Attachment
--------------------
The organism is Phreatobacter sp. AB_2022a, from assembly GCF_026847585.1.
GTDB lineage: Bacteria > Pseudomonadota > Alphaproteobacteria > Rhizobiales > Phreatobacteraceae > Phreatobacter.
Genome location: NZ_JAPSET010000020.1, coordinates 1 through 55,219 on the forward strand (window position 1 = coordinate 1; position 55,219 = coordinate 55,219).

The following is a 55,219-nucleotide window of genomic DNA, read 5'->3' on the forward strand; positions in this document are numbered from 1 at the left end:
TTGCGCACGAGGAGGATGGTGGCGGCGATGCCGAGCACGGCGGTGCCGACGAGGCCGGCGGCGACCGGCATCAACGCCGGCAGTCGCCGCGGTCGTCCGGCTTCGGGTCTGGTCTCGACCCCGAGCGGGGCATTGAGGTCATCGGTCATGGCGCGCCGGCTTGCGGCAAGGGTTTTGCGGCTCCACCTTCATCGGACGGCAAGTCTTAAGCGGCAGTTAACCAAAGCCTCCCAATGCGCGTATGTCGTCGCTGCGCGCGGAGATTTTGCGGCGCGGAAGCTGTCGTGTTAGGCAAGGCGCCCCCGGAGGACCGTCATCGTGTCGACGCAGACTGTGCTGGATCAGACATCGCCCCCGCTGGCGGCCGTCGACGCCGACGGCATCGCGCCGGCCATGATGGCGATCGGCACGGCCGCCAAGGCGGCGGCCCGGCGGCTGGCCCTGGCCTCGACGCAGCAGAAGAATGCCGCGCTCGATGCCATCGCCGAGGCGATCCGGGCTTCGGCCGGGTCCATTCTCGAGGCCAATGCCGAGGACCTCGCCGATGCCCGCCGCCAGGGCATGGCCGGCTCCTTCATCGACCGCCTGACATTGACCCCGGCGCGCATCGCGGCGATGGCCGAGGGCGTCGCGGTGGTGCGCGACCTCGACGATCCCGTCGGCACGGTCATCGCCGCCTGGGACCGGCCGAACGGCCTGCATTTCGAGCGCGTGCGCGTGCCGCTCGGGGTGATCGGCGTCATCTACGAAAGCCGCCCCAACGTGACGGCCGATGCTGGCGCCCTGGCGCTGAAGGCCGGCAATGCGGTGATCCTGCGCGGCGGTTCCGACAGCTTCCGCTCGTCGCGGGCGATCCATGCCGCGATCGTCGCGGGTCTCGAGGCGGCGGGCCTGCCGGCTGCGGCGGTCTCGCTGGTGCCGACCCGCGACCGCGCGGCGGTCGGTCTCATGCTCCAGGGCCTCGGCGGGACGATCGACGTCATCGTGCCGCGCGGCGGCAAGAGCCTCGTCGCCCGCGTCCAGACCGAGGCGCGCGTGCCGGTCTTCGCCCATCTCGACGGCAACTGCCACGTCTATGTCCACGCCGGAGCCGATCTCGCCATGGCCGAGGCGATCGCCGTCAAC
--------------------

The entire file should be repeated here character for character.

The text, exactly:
The organism is Phreatobacter sp. AB_2022a, from assembly GCF_026847585.1.
GTDB lineage: Bacteria > Pseudomonadota > Alphaproteobacteria > Rhizobiales > Phreatobacteraceae > Phreatobacter.
Genome location: NZ_JAPSET010000020.1, coordinates 1 through 55,219 on the forward strand (window position 1 = coordinate 1; position 55,219 = coordinate 55,219).

The following is a 55,219-nucleotide window of genomic DNA, read 5'->3' on the forward strand; positions in this document are numbered from 1 at the left end:
TTGCGCACGAGGAGGATGGTGGCGGCGATGCCGAGCACGGCGGTGCCGACGAGGCCGGCGGCGACCGGCATCAACGCCGGCAGTCGCCGCGGTCGTCCGGCTTCGGGTCTGGTCTCGACCCCGAGCGGGGCATTGAGGTCATCGGTCATGGCGCGCCGGCTTGCGGCAAGGGTTTTGCGGCTCCACCTTCATCGGACGGCAAGTCTTAAGCGGCAGTTAACCAAAGCCTCCCAATGCGCGTATGTCGTCGCTGCGCGCGGAGATTTTGCGGCGCGGAAGCTGTCGTGTTAGGCAAGGCGCCCCCGGAGGACCGTCATCGTGTCGACGCAGACTGTGCTGGATCAGACATCGCCCCCGCTGGCGGCCGTCGACGCCGACGGCATCGCGCCGGCCATGATGGCGATCGGCACGGCCGCCAAGGCGGCGGCCCGGCGGCTGGCCCTGGCCTCGACGCAGCAGAAGAATGCCGCGCTCGATGCCATCGCCGAGGCGATCCGGGCTTCGGCCGGGTCCATTCTCGAGGCCAATGCCGAGGACCTCGCCGATGCCCGCCGCCAGGGCATGGCCGGCTCCTTCATCGACCGCCTGACATTGACCCCGGCGCGCATCGCGGCGATGGCCGAGGGCGTCGCGGTGGTGCGCGACCTCGACGATCCCGTCGGCACGGTCATCGCCGCCTGGGACCGGCCGAACGGCCTGCATTTCGAGCGCGTGCGCGTGCCGCTCGGGGTGATCGGCGTCATCTACGAAAGCCGCCCCAACGTGACGGCCGATGCTGGCGCCCTGGCGCTGAAGGCCGGCAATGCGGTGATCCTGCGCGGCGGTTCCGACAGCTTCCGCTCGTCGCGGGCGATCCATGCCGCGATCGTCGCGGGTCTCGAGGCGGCGGGCCTGCCGGCTGCGGCGGTCTCGCTGGTGCCGACCCGCGACCGCGCGGCGGTCGGTCTCATGCTCCAGGGCCTCGGCGGGACGATCGACGTCATCGTGCCGCGCGGCGGCAAGAGCCTCGTCGCCCGCGTCCAGACCGAGGCGCGCGTGCCGGTCTTCGCCCATCTCGACGGCAACTGCCACGTCTATGTCCACGCCGGAGCCGATCTCGCCATGGCCGAGGCGATCGCCGTCAAC